What is there to say? I'm not very interesting. I'm not a good writer. I don't even dress well. If you insist on knowing something about me just wander through the archives. It's all there.

Friday, October 14, 2005

On setting the clocks

We must have had a power interruption yesterday. As a result, I spent a surprising amount of time last evening resetting clocks throughout the house. As it turns out, we have a ton of clocks around here. Luckily, a good percentage of them run on batteries. But even with that portion removed from the resetting process, it took me a while to reset them all.

Because I am prone to doing strange things, I counted all the clocks. There are nineteen on the walls, shelves, and in various devices. A lot of them are gratuitous appliance clocks. (Why do microwaves need twenty-four-hour clock/date displays? Who microwaves food for days at a time?) Many of the wall and shelf clocks were gifts or magazine subscription freebies that we just “found a place for”. We have six clocks in the bedroom alone. It is possible to view a timepiece from every angle, corner, and position. I had never noticed that before. There is even one in our bathroom with my face on it (See: On taking a ceramics class posted 5/23/05). That one never has the right time on it. Contrary to popular belief, my face does not stop clocks. It just slows them down considerably.

At the conclusion of my clock setting experience, I concluded that there is no good way to set a digital clock. Manufacturers have adopted a wide variety of sophisticated methodologies. They all suck. The clock hanging in the hallway uses a “mode” button and a “set” button to allow you to move forward or backward from hours to minutes to months to days to years in two speeds with six buttons on the back of the clock. This would work well if I had six fingers on my right hand and could simultaneously press all the buttons in the correct sequence with nanosecond precision. Since I was not blessed with such superhuman dexterity, it requires an awkward double handed action that usually means I overshoot the correct settings at least twice.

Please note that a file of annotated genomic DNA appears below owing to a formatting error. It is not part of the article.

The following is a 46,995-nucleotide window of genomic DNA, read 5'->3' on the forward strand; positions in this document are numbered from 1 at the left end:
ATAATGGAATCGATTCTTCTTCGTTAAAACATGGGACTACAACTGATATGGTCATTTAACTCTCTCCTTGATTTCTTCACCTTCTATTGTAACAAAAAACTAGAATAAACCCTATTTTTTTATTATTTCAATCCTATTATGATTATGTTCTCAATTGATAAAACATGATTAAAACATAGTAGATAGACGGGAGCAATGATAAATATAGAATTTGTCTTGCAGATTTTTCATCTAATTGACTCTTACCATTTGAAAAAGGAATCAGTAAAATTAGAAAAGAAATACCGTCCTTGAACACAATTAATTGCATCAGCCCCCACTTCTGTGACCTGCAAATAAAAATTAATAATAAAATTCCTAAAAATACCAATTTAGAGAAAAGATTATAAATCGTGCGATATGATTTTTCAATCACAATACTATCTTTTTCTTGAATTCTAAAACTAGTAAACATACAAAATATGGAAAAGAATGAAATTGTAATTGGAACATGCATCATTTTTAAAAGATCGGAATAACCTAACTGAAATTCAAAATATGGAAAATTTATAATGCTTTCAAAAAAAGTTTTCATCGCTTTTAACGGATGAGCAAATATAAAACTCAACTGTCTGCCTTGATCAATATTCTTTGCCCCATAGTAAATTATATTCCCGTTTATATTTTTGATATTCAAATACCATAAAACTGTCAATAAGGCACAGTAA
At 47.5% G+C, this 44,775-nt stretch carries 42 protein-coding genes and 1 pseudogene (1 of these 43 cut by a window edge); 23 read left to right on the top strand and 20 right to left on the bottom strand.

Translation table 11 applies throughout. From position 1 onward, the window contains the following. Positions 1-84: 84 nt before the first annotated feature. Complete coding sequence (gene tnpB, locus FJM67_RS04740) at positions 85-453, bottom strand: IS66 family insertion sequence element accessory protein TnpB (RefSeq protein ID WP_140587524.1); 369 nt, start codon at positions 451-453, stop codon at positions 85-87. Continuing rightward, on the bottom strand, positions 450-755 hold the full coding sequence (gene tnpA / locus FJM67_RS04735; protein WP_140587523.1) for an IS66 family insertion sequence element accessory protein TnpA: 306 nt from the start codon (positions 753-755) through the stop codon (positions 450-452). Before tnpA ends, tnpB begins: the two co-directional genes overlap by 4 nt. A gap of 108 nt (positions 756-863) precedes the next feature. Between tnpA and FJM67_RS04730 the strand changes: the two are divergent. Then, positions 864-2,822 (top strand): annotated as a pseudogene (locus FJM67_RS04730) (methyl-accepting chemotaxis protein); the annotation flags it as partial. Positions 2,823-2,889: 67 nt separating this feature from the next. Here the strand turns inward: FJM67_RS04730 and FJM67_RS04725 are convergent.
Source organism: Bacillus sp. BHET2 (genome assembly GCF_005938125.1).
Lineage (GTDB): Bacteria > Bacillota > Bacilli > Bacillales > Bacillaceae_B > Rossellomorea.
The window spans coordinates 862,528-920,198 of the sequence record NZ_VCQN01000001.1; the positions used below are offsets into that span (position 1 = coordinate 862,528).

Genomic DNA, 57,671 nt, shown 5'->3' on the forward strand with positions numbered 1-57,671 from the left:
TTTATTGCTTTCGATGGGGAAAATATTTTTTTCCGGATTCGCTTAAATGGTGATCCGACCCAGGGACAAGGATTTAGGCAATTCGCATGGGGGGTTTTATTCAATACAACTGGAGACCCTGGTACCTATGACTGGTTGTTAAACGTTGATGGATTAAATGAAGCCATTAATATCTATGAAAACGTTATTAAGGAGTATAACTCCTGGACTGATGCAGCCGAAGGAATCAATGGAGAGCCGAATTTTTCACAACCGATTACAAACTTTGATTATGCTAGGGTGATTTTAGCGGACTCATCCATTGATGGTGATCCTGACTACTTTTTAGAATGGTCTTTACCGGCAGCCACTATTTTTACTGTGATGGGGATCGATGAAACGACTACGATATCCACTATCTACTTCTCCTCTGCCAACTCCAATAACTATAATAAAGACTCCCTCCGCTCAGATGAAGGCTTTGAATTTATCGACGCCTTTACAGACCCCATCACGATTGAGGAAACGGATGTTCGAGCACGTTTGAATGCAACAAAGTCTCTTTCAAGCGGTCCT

Digital clock designers have tried to avoid this “overshoot” problem in several ways. Some clocks have a fast and a slow button. In fast mode, the numbers fly by in an unreadable blur. In slow mode, they crawl painfully. I need a medium mode. I can’t get my finger off the button quickly enough in fast mode, but the slow mode causes my eyes to glaze over and I sink into an unresponsive catatonic state. In both instances, I miss the correct time and have to go around again. One of our digital clocks uses a fast forward button, but a slow backward button to correct for overshoot. This would work well, except that for some inexplicable reason when you use the “slow backward” button, it also resets the am/pm. Setting this clock requires some mental gymnastics. If I overshoot the time, I have to make sure that I go twelve hours and some minutes past. Then when I use the back button to correct the minutes, I magically leap twelve hours back and wind up at the right time of day. Setting this clock has a sort of HG Wells feel to it. I think I will use this clock as a mental benchmark for myself. When I can no longer figure out how to set it, it will be time for me to turn in my “old guy who knows how to do stuff” badge.

My son’s radio alarm clock has the best time setting arrangement. It has four buttons. The buttons are forward (fast/slow) and backward (fast/slow). This works well. Unfortunately, at some point, I inadvertently hit a combination of buttons that changed it to the twenty-four-hour/military mode. Since the instructions are long gone, I can’t figure out how to change it back to the twelve-hour display. Instead, I told him that it was a subtle threat about the possibility of military school if he didn’t keep his room clean. He didn’t buy it.

My wife always sets the time on her alarm clock about twenty minutes ahead of reality. She says that it ensures that she isn’t late for work. I have always countered that the same thing can be accomplished by just setting the alarm twenty minutes earlier while setting the clock for the proper time. She gives me a “you just don’t get it” look. I, of course, just don’t get it.


Blogger Glory said...

"...Contrary to popular belief, my face does not stop clocks. It just slows them down considerably..."

This was my hearty chuckle of today.

13/10/05 9:27 PM  
Blogger HCaldwell said...

It would be funnier if it weren't so true. That clock has never kept the right time and I only have myself (my face) to blame. I think I put a picture of it here once. It is a hideous creation.

14/10/05 1:08 PM  

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